In Indianapolis, It’s Always Personal

National Road Magazine’s Jennifer Stevens offers this passionate rebuttal to Donovan Wheeler’s take on the Colts.

[dropcap]I[/dropcap]f you check my social media feeds on any given Sunday, you’re likely to see ranting and raving about the Colts.  In fact, just last Sunday, I called the loss to the Jacksonville Jaguars humiliating and advocated for a fundraiser to strengthen the offensive line.  I’ll have more to say this coming Sunday, I’m sure.  You see, I’m emotionally invested in the Colts.  I’ve been devastated and elated by the Colts, sometimes during the same game.  I’ve screamed at the TV, in the RCA Dome, and at Lucas Oil Stadium.  I paid an exorbitant amount of money for playoff tickets and purchased them from some dude in a parking lot, while I hoped that they were actually valid when I got to the gate.  I own both home and away jerseys for more than one player.  Like many others, I got choked up when Peyton Manning said, “I have truly enjoyed being your quarterback.”  In good times and in bad, I bleed blue.

According to Donovan Wheeler’s recent opinion column in National Road Magazine, I might be a little too emotionally invested in the Colts.  He likened professional athletes to prostitutes and their fans to johns.  Those guys on the field are just turning tricks and we’re paying for the good time.  It’s not personal; it’s business.  That’s not the way I see it, because in Indianapolis, it’s always personal.  We love our sports figures and they love us back.

Maybe it’s because the city is small enough that the athletes can’t hide from us regular folks.  For several years, I worked in downtown Indianapolis and during that time members of my social circle saw Colts players out to dinner, at church, and at one point, even at apartment parties.  While no one was confusing Peyton Manning for a regular joe, he was eating at Scotty’s Brewhouse on the weekend, just like we were.   Reggie Wayne used to do a regular radio show appearance from the BW3’s in Plainfield, where he’d chit chat and sign autographs.  As we all know, Pat McAfee famously took a swim in the canal after going to the same bars that we did in Broadripple.  Andrew Luck can still be seen riding his bike and hitting up restaurants in downtown Indy.  Colts players become a part of the community.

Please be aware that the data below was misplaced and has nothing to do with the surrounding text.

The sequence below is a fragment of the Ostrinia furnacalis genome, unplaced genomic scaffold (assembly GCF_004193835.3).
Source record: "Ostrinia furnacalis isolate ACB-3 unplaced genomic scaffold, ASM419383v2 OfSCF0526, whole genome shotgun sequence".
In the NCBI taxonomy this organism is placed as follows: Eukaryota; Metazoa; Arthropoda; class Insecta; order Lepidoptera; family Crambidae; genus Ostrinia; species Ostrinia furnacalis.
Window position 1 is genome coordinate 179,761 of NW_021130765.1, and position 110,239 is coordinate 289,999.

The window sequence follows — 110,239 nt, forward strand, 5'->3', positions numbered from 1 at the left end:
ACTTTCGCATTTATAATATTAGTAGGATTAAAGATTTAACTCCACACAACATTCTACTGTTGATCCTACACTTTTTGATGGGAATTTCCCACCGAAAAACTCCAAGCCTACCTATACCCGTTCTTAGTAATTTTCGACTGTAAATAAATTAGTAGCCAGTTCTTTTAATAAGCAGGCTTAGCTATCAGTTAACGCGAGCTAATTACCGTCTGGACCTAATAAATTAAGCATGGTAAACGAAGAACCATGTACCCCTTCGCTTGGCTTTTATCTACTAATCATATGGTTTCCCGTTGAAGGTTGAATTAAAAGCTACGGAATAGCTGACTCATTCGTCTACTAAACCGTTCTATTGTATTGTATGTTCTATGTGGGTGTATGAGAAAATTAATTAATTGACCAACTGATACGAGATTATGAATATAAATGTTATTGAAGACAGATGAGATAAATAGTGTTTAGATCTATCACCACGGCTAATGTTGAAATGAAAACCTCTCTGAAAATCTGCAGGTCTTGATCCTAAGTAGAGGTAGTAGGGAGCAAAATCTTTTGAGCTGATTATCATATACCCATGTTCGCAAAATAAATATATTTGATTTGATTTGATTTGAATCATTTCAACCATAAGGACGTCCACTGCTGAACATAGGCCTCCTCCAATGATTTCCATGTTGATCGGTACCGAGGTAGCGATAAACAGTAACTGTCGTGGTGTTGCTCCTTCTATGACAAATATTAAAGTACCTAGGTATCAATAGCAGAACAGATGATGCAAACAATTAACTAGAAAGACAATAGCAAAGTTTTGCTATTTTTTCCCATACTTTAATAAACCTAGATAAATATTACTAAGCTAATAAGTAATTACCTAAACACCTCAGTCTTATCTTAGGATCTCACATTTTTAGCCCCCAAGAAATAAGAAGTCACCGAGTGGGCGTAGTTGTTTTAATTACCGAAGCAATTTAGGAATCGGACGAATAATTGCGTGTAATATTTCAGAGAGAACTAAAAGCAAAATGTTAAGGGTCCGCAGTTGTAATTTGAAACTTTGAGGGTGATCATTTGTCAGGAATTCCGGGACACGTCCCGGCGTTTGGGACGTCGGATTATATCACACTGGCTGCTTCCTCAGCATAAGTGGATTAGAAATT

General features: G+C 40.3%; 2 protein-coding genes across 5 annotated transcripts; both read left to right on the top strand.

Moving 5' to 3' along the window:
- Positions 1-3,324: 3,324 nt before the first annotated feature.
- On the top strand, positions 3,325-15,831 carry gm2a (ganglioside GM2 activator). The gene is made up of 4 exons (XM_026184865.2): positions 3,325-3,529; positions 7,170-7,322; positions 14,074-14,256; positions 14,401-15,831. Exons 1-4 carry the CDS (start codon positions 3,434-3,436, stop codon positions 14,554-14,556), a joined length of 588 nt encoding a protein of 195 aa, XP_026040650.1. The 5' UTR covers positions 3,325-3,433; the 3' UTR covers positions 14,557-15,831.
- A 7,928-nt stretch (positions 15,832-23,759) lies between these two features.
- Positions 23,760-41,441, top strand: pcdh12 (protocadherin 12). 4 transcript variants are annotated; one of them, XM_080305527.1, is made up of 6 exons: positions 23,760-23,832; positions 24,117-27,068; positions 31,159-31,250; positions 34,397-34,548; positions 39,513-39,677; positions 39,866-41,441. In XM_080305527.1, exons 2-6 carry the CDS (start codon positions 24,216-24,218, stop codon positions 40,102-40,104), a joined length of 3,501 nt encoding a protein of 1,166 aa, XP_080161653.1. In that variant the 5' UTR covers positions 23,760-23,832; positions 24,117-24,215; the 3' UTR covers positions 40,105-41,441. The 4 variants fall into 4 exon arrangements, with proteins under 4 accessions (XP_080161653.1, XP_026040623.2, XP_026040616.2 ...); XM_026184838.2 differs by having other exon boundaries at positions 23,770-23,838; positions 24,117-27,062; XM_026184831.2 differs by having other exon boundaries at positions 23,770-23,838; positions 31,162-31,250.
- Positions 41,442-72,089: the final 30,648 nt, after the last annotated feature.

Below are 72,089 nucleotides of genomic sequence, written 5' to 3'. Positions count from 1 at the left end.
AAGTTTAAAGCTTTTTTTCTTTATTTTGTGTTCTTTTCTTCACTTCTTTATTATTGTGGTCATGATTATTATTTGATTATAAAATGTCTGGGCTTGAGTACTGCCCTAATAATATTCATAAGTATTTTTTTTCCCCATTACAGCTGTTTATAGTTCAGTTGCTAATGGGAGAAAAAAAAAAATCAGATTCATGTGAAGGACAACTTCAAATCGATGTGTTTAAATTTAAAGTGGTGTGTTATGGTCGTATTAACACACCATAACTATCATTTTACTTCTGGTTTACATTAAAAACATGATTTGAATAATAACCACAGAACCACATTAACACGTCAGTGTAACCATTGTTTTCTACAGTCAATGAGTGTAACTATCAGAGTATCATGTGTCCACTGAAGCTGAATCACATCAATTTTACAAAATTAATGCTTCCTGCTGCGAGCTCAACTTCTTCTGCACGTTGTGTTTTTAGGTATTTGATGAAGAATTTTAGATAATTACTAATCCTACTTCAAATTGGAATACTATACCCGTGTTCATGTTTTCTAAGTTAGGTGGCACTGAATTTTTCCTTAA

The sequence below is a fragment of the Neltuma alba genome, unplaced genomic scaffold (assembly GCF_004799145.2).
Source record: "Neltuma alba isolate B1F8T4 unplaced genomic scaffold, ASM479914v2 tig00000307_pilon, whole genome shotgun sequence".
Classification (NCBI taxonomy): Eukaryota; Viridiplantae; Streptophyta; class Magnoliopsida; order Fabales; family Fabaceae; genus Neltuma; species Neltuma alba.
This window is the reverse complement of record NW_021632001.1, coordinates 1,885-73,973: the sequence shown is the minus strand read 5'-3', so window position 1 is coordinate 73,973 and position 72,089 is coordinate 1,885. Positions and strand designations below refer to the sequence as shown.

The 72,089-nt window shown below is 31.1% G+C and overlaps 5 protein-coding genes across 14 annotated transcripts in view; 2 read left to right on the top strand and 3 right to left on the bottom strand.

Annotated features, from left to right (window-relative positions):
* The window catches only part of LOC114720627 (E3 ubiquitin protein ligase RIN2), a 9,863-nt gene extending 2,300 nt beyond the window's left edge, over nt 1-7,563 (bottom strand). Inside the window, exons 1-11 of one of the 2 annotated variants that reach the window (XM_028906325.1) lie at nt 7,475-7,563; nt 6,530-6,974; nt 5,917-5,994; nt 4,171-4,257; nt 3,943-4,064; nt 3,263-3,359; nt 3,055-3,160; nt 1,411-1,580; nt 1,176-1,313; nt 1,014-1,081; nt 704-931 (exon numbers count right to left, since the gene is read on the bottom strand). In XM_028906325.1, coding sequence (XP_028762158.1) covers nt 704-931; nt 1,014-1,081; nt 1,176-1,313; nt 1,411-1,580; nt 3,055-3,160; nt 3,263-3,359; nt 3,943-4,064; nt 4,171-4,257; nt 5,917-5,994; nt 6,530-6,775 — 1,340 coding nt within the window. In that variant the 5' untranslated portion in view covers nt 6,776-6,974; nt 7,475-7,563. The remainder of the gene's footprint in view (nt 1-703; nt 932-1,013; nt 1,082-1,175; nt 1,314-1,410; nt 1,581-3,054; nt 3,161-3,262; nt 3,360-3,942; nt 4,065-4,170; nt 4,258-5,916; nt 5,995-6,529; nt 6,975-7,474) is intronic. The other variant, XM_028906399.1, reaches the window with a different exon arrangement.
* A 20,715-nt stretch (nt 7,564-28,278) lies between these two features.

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Maybe it’s because Colts, Pacers, and Fever players have given back to the city in numerous visible and invisible ways.  Peyton is famous for not only donating to the children’s hospital, but also for making appearances and phone calls to patients on a regular basis.  Pat McAfee is heavily involved in charities supporting military personnel and veterans.  Former Colt Jeff Saturday supports a burn foundation and a camp for burn survivors.  Andrew Luck promotes a book club to inspire people with his love of reading.  The list goes on.  These players have become a part of our community and most of them, including Peyton Manning and Reggie Wayne, expected to stay with us until the end.  That’s why it was so heartbreaking when things didn’t go as planned.

When Peyton Manning went to Denver, I had some friends from Chicago patronizing me for being so upset.  “That’s cute,” they kept saying.  It infuriated me.  I didn’t understand why they didn’t see the significance.  We were losing one of our own.  Peyton even cried during the press conference!  You see, their relationship with their quarterback is business.  Most of the Chicago Bears fans I know openly despise and disparage Jay Cutler.  In Indianapolis, we’ve been accused of being too nice.  We don’t boo our quarterback or our team.  It truly would never occur to most of us to do so.  We embrace our athletes and, in turn, they’ve embraced us too.  It’s personal.

In his Hall of Fame induction speech, Marvin Harrison said, “[Indianapolis] fans are the best in the world.  You never booed me. I’m from Philadelphia and if you get the coin toss wrong in Philadelphia, they want to trade you Monday morning.”